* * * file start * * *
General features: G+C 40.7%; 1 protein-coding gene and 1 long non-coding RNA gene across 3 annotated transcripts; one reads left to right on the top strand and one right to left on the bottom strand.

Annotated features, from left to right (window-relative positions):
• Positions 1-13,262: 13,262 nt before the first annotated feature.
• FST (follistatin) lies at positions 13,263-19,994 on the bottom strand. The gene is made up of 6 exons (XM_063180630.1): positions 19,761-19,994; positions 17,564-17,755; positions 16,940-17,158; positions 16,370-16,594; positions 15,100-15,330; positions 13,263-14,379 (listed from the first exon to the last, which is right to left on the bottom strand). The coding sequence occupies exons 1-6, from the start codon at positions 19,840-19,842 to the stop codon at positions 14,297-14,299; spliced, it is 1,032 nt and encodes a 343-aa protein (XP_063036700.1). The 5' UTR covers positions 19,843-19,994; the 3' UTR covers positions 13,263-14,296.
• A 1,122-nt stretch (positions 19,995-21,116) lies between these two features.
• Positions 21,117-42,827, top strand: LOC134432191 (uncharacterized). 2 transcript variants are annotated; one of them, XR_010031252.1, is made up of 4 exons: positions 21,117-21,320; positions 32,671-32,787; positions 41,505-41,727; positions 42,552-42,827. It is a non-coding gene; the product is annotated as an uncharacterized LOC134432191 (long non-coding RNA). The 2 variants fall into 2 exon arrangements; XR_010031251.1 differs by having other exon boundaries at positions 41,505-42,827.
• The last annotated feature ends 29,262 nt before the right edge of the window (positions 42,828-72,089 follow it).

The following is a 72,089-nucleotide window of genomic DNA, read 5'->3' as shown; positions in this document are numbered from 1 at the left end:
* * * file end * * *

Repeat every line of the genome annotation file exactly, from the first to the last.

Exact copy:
General features: G+C 40.7%; 1 protein-coding gene and 1 long non-coding RNA gene across 3 annotated transcripts; one reads left to right on the top strand and one right to left on the bottom strand.

Annotated features, from left to right (window-relative positions):
• Positions 1-13,262: 13,262 nt before the first annotated feature.
• FST (follistatin) lies at positions 13,263-19,994 on the bottom strand. The gene is made up of 6 exons (XM_063180630.1): positions 19,761-19,994; positions 17,564-17,755; positions 16,940-17,158; positions 16,370-16,594; positions 15,100-15,330; positions 13,263-14,379 (listed from the first exon to the last, which is right to left on the bottom strand). The coding sequence occupies exons 1-6, from the start codon at positions 19,840-19,842 to the stop codon at positions 14,297-14,299; spliced, it is 1,032 nt and encodes a 343-aa protein (XP_063036700.1). The 5' UTR covers positions 19,843-19,994; the 3' UTR covers positions 13,263-14,296.
• A 1,122-nt stretch (positions 19,995-21,116) lies between these two features.
• Positions 21,117-42,827, top strand: LOC134432191 (uncharacterized). 2 transcript variants are annotated; one of them, XR_010031252.1, is made up of 4 exons: positions 21,117-21,320; positions 32,671-32,787; positions 41,505-41,727; positions 42,552-42,827. It is a non-coding gene; the product is annotated as an uncharacterized LOC134432191 (long non-coding RNA). The 2 variants fall into 2 exon arrangements; XR_010031251.1 differs by having other exon boundaries at positions 41,505-42,827.
• The last annotated feature ends 29,262 nt before the right edge of the window (positions 42,828-72,089 follow it).

The following is a 72,089-nucleotide window of genomic DNA, read 5'->3' as shown; positions in this document are numbered from 1 at the left end: